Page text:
I have put in the IP addresss and the email address, but where do I add the ServerName (and where do I find it) and how do I adjust the paths in DocumentRoot to finish this

    • http://www.refugeeks.com/ Kev Quirk

      When you run “vi /etc/apache2/sites-available/ownCloud-ssl” in order to edit your new ownCloud SSL you will see these entries at the top of the certificate.

      • Carltonb

        Thanks I found it. Though I am still at a loss as to how to add and what to add to the ServerName line, as well as the DocumentRoot.
        Can you post a sample if possible. Or maybe someone can show me a sample.
        Thanks
        As espoused by others out of 1/2 dozen methods for setting this up, yours was the easiest to follow.

  • Daniel

    The best guide i´ve seen! Even better than ownclouds own installation guide.

    • http://www.refugeeks.com/ Kev Quirk

      Thanks for the kind words Daniel. We try to be as thorough as we can be. :)

  • Pingback: Instalar Owncloud en Ubuntu 12.04 LTS | Paco Rabadán

  • iQuantumPhysics

    I use MySQL as database. After setting the admin account in owncloud, when I go to /var/www/owncloud/config/config.php, my MySQL password is showing in plain text. I read that it should have hashed or encrypted the password automatically after the initial owncloud setup. But in my case, it didn’t. Help.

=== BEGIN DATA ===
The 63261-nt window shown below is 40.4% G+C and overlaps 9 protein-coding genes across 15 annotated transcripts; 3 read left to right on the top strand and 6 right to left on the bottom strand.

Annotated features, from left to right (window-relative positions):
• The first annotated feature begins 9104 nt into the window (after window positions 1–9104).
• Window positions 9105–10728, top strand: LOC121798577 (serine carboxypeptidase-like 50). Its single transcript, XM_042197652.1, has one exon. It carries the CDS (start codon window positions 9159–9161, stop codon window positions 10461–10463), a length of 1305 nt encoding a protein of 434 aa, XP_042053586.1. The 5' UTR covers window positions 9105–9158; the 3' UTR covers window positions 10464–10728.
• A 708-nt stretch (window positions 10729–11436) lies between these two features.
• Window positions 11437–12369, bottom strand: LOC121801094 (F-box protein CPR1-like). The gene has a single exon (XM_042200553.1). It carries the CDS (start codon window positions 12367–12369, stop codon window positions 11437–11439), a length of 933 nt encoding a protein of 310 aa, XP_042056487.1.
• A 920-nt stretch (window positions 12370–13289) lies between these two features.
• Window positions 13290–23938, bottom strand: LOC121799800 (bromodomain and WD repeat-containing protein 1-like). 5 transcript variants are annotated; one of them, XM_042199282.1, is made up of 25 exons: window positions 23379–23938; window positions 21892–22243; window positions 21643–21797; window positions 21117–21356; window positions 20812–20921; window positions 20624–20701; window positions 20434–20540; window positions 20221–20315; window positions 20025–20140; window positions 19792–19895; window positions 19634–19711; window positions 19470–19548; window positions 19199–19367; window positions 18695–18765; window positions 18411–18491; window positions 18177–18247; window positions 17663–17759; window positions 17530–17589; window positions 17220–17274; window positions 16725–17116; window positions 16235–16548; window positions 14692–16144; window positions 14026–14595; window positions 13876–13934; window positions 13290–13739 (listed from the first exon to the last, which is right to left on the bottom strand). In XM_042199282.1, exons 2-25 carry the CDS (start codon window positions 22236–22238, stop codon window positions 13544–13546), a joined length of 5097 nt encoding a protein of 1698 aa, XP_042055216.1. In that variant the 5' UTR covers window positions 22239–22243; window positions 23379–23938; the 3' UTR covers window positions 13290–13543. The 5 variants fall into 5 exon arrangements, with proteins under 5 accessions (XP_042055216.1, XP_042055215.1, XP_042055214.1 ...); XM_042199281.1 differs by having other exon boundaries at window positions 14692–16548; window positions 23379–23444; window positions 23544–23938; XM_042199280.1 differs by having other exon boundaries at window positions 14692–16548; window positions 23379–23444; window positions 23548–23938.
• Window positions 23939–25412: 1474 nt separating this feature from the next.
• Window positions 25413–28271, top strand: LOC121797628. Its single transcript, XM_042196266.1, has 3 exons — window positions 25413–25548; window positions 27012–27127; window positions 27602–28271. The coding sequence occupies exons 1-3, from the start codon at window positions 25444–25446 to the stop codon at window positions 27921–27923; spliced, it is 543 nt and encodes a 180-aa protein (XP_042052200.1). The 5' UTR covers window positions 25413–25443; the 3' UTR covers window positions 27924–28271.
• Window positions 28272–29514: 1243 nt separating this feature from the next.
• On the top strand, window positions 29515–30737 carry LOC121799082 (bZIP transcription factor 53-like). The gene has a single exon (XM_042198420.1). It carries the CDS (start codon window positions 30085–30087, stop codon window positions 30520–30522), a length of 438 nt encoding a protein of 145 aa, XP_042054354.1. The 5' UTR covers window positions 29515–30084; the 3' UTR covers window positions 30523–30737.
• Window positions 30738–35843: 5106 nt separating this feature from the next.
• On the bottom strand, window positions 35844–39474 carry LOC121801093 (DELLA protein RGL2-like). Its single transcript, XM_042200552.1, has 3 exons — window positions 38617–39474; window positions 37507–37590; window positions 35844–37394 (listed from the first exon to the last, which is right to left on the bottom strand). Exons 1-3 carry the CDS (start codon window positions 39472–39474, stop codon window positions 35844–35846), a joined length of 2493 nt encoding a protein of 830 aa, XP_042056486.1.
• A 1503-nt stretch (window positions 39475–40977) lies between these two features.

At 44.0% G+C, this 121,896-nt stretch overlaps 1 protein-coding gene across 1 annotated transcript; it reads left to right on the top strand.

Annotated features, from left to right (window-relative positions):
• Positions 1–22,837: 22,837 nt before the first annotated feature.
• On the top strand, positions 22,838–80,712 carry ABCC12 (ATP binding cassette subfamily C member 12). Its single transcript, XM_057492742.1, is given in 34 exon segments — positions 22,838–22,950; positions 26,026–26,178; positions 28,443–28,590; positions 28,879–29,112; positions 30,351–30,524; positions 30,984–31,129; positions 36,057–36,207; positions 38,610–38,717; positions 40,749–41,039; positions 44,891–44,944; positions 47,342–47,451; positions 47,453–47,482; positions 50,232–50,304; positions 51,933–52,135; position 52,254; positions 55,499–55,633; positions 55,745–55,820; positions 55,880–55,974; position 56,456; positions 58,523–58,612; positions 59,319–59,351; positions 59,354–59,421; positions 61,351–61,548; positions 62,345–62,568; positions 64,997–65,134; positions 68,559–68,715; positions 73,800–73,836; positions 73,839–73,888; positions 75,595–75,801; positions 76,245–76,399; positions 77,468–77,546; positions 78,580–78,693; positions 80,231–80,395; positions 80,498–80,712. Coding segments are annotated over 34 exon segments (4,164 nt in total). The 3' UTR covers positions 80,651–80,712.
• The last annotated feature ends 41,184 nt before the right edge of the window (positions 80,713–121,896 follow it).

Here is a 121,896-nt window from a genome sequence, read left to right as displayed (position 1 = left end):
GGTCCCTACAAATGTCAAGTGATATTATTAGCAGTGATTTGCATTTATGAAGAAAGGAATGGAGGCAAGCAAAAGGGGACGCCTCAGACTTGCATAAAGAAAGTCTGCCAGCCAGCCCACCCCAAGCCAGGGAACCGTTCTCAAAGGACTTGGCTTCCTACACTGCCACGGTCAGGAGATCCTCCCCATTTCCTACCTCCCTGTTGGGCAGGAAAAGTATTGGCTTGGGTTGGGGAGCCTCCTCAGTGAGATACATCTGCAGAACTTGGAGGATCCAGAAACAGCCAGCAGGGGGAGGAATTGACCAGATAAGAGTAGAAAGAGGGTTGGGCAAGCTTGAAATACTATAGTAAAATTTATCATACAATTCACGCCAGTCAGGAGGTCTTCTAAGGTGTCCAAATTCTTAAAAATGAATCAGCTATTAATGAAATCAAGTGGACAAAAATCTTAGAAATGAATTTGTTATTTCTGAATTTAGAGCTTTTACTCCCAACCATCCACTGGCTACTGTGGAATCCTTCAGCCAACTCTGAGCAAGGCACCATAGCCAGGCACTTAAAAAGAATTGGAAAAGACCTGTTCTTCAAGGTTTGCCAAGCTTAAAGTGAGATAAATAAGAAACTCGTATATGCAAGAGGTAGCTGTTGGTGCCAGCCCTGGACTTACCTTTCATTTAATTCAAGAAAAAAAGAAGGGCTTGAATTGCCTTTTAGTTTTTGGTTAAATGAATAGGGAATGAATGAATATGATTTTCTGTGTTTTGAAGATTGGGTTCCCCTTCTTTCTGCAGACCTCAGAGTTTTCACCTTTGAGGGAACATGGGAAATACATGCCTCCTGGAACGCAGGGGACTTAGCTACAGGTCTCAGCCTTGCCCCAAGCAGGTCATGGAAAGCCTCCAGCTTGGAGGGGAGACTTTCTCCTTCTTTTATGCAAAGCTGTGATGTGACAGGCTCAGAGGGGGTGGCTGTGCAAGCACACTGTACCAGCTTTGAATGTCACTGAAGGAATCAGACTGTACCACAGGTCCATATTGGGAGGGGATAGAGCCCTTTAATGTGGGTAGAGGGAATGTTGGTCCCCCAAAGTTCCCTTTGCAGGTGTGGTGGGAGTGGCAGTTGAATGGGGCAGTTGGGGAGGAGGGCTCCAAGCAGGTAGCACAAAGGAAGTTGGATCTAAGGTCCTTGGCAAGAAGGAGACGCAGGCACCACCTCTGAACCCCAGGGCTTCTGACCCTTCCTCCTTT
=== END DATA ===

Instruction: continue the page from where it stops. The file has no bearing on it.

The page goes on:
• http://www.refugeeks.com/ Kev Quirk

      I’d head to the ownCloud forums if I were you, they should be able to help you. This isn’t a support forum, it’s a blog. :-)

      http://forum.owncloud.org/

      • iQuantumPhysics

        Thanks. But when you set up yours (if you used mysql), is your password still showing?
        Thanks for pointing me to the right direction.

      • http://www.refugeeks.com/ Kev Quirk

        I’m not actually using ownCloud any more so I can’t really tell you sorry. I switched to Google Drive recently after buying a Chromebook. Maybe one of the other guys here can help, if not then the forums is your best bet. Either way I’m sure it will be a straightforward fix.

  • Pingback: Install command not working | Ubuntu InfoUbuntu Info

  • shipra srivastava